Exploring the impact of providing men with information about potential prostate cancer treatment options prior to receiving biopsy results
There is little research assessing the impact of providing men with information about prostate cancer (PCa) treatment options at the time of referral for a prostate biopsy. Study objectives were to determine whether receiving an information booklet about PCa treatment options prior to receiving biopsy results was acceptable to patients, and if receiving this information influenced levels of anxiety, depression, distress, and treatment decisional conflict.
Between June 2016 and September 2017, a randomised block design was used to allocate patients from an Australian urology practice into the intervention or control group. Patients in the intervention group were provided with written information about treatment options for localised PCa prior to their biopsy. Outcome measures including the Distress Thermometer, Generalised Anxiety Disorder-7, Patient Health Questionnaire-9, and Decisional Conflict Scale were completed pre-biopsy and 2–3 weeks post-biopsy. Ninety-eight patients referred for an initial prostate biopsy for an elevated PSA test or suspicious digital rectal exam participated in the study (response rate = 78%).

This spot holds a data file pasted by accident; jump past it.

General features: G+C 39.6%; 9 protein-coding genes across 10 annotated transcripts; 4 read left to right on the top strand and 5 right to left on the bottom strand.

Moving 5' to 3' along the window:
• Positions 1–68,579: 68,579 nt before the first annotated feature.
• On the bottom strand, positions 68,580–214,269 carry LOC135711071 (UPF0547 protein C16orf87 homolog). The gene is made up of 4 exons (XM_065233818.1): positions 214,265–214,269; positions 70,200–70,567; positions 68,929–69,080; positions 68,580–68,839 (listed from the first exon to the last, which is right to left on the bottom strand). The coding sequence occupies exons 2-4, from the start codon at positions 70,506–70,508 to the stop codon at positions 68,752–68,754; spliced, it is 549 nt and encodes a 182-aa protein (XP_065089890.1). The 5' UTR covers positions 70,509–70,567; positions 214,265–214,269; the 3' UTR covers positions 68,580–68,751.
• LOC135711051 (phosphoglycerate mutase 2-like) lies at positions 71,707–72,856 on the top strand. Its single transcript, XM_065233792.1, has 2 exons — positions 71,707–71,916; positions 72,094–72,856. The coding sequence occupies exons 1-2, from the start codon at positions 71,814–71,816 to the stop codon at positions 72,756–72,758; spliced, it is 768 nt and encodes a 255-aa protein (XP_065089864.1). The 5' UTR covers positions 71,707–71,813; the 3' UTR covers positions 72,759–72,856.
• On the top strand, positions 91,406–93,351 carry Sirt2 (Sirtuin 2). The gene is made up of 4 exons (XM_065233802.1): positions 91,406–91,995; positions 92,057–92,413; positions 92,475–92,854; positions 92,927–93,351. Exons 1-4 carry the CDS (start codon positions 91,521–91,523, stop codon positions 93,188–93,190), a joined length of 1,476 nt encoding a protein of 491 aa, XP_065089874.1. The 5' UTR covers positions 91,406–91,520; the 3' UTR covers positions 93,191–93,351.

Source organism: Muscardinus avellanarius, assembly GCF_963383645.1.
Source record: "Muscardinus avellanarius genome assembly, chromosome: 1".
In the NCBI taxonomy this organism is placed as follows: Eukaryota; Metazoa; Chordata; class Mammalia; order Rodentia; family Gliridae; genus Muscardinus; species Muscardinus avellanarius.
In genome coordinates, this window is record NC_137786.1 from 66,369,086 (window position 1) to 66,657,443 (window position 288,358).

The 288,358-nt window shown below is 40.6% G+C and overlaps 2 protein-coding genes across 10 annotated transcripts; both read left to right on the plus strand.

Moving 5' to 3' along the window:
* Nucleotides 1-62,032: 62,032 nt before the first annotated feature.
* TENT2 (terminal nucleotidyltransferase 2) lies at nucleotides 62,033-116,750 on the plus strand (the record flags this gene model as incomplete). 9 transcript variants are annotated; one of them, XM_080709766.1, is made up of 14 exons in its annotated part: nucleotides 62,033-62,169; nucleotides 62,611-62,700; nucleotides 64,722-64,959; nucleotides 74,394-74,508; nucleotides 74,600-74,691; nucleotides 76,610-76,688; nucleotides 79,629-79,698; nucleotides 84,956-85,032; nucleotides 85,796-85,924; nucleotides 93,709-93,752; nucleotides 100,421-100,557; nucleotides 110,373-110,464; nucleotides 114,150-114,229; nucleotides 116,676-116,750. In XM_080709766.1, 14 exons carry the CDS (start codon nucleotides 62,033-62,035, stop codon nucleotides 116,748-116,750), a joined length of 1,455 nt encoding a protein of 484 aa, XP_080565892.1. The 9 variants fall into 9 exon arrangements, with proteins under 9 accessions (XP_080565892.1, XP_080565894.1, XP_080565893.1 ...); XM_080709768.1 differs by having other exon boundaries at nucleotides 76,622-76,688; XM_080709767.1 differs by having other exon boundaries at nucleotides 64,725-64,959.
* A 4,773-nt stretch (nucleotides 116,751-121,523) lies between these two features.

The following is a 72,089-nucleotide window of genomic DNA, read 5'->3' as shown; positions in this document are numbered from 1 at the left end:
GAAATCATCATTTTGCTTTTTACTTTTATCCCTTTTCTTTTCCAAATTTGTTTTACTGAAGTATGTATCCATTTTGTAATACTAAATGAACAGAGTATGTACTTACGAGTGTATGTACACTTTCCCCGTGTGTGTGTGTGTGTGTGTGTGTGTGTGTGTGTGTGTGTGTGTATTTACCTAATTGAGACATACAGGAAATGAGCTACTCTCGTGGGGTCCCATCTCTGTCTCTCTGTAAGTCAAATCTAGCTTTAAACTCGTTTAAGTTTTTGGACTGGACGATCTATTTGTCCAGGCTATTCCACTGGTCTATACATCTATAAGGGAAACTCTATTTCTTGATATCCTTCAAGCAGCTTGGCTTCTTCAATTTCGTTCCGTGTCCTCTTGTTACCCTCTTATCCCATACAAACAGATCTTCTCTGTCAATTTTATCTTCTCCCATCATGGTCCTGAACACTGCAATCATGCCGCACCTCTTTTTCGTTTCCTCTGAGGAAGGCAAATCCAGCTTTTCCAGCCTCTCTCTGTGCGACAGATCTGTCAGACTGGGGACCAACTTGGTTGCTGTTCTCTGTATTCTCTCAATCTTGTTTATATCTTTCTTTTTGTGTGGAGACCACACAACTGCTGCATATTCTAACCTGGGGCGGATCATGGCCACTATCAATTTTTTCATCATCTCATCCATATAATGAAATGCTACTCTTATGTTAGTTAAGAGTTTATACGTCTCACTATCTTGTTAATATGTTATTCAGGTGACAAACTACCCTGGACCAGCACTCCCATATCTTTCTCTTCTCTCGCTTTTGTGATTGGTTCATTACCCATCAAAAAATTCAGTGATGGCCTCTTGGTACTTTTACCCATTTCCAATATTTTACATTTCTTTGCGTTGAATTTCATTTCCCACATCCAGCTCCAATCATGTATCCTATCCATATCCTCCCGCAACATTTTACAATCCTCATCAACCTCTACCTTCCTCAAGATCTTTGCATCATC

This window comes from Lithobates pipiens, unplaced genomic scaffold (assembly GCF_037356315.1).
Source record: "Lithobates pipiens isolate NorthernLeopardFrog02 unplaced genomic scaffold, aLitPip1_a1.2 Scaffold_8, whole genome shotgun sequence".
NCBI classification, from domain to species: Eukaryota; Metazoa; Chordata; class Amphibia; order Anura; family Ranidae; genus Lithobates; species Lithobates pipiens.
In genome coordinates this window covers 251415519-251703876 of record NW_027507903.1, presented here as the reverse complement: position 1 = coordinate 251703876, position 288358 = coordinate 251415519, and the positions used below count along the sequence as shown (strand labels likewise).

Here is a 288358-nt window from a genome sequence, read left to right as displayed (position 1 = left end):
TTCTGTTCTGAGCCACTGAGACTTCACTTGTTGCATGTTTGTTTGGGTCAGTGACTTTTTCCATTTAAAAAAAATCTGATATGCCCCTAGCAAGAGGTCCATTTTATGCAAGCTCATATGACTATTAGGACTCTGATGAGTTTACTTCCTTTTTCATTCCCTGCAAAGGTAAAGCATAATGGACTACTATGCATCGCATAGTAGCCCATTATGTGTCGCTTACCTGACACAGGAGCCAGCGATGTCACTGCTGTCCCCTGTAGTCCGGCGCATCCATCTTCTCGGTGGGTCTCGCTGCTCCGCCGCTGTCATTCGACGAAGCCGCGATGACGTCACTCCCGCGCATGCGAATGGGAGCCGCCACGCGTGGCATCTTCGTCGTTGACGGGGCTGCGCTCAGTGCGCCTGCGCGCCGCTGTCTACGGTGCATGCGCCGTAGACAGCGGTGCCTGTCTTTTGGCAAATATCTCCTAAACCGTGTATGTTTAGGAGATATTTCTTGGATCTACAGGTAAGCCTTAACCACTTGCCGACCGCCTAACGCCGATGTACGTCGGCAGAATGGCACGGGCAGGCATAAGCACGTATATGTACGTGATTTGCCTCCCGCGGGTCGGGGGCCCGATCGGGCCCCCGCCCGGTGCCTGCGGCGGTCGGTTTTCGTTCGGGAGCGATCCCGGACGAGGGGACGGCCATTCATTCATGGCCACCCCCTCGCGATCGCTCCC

Multimodal repeated-measures analyses showed no significant differences between control and intervention groups in changes in distress, anxiety, or depression from pre- to post-biopsy, and in decisional conflict post-diagnosis (all p > .05). Thirty-five (87%) patients believed that the resource made it easier to understand subsequent explanation of treatment options, and 51 patients (98%) who received the intervention preferred to be given information at that time.
Providing patients with information about treatment options prior to biopsy did not impact on changes in psychological distress and decisional conflict post-biopsy. However, the majority of patients preferred to be given such information at this time point.
KeywordsCancer Oncology Prostate biopsy Treatment decision aid Distress Decisional conflict
The authors acknowledge the contribution of Prostate Cancer Foundation Australia.
This study was supported by an Epworth Research Institute grant.
Compliance with ethical standards
This study was approved by the institution’s ethics committee (714-15).
Conflict of interest
The authors declare that they have no conflict of interest.
Authors had full access to all of the data (including statistical reports and tables) in the study.
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